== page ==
Oscar del Alamo,
Research Fellow, Simón Bolívar Andean University
2 November 2010 / Opinión CIDOB, n.º 89
Rafael Correa’s coming to power in 2006 as President of the Republic of Ecuador was briefly seen as the beginning of a new stage of significant changes and as holding out the promise of a “new” Ecuador. This was a desire that the citizens would uphold in May 2009 when Correa achieved re-election with over fifty per cent of the votes in the first round – thereby making a second round unnecessary – a feat that was without parallel in more then three decades. No less important, at the time, was the fact that Rafael Correa had also achieved something that none of his seven predecessors had managed: he had completed his mandate. Yet the promise of this “new” Ecuador can be questioned to the extent that some things do not seem to have changed much. Among them is the critical, unstable situation of the national economy, which is aggravated by the dwindling remittances being sent back by emigrants, the drop in crude oil prices and lack of investment in the country. Factors like the absence of clear alternatives or not enjoying access to external finance (since Ecuador defaulted on its foreign debt in 2008) forced Correa to implement such “solutions” as the Public Finance Law and the Public Service Law, the latter giving rise to the police protests on 30 September this year. The former gives him greater powers for managing the economy and swelling State debts while the latter gives him more room for manoeuvre in holding down the salaries of a large part of the public service which, paradoxically, his own government had increased.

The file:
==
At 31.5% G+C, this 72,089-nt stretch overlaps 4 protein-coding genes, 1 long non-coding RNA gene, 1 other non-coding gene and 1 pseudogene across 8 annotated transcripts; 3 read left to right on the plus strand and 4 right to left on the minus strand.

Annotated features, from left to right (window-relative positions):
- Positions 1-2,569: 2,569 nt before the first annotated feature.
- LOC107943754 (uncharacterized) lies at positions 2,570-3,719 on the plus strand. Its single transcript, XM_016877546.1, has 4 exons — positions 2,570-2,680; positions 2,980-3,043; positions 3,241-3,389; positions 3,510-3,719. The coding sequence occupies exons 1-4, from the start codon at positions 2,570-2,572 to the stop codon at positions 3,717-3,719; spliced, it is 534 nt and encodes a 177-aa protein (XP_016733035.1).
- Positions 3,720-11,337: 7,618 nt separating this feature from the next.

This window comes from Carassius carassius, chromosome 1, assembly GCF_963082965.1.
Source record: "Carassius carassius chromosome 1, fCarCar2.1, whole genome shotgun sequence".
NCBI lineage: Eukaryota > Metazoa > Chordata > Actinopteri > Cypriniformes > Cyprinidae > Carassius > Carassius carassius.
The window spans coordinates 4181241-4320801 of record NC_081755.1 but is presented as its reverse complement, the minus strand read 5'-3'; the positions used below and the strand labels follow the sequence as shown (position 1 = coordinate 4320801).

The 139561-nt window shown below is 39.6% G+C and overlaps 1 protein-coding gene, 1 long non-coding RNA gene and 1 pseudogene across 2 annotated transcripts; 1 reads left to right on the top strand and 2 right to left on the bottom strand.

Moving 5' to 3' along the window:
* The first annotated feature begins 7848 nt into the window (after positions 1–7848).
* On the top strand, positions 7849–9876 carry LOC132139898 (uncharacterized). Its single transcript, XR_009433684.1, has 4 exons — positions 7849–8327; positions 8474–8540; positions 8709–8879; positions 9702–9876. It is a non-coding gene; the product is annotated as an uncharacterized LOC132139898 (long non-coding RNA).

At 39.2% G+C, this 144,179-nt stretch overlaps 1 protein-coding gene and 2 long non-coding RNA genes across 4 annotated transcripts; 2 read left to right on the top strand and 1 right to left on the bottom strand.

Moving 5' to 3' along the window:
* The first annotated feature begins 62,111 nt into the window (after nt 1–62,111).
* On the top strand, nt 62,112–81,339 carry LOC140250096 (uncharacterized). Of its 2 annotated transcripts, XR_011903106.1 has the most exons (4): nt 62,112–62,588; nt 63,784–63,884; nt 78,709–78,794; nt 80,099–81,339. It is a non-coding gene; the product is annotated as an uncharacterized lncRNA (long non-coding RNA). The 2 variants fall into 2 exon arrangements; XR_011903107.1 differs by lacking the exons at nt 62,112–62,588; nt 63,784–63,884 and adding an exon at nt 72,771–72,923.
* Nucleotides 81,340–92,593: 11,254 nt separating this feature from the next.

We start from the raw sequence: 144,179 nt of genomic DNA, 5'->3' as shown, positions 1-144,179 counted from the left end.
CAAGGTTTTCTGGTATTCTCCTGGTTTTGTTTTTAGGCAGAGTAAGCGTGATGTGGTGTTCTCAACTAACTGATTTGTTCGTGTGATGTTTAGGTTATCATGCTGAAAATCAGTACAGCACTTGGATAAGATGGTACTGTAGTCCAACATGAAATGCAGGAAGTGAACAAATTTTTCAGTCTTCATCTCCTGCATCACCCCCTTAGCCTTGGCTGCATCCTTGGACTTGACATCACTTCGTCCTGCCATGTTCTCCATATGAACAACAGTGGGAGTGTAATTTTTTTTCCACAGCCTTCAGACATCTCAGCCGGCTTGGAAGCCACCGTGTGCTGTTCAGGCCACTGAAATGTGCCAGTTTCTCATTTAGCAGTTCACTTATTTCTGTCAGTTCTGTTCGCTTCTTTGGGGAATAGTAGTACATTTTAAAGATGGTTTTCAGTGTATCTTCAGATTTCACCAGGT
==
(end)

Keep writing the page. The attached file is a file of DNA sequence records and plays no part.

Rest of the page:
Neither is there any change in the fact that Ecuadorian institutional stability frequently continues to be determined in the streets of the cities like the capital, and that the country has been overly dependent on the stances taken by certain groups and actors and their “unforeseeable” responses without these being properly channelled by means of democratically established procedures. Particularly noticeable is the key role – whether through action or inaction – still played by the Armed Forces. Until now, the Army has been both mere observer (in the case of Abdalá Bucaram and Lucio Gutiérrez) and ally (against Jamil Mahuad) in the series of events that put an end to the mandates of eight presidents in the ten years subsequent to 1997. On this most recent occasion, the Army’s action in coming out to rescue Correa might be seen as an exception, always bearing in mind that its tardy response and the fissures at its core could suggest that such exceptionality might be short-lived if similar events occur in the not-too-distant future.